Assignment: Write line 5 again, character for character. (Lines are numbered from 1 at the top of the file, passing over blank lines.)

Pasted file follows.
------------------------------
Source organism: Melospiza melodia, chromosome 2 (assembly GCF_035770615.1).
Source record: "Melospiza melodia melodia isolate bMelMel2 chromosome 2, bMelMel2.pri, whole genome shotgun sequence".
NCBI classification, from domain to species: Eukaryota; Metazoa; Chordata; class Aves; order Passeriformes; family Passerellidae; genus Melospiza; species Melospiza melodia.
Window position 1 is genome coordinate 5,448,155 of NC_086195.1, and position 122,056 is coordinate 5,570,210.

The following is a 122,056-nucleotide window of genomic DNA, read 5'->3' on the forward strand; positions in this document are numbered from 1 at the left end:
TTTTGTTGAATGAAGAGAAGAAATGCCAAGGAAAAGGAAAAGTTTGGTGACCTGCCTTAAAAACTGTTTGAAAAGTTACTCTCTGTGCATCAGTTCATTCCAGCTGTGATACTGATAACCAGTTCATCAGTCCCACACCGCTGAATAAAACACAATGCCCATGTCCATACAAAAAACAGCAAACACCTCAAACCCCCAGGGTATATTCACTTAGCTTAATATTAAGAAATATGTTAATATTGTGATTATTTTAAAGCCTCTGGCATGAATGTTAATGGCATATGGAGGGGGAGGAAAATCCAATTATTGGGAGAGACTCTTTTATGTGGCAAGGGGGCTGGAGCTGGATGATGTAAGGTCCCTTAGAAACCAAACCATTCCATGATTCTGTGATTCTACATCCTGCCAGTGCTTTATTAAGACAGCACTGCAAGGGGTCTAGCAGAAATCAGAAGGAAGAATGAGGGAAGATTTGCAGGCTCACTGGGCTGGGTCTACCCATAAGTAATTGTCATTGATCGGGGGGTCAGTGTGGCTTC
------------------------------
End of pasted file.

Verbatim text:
The following is a 122,056-nucleotide window of genomic DNA, read 5'->3' on the forward strand; positions in this document are numbered from 1 at the left end: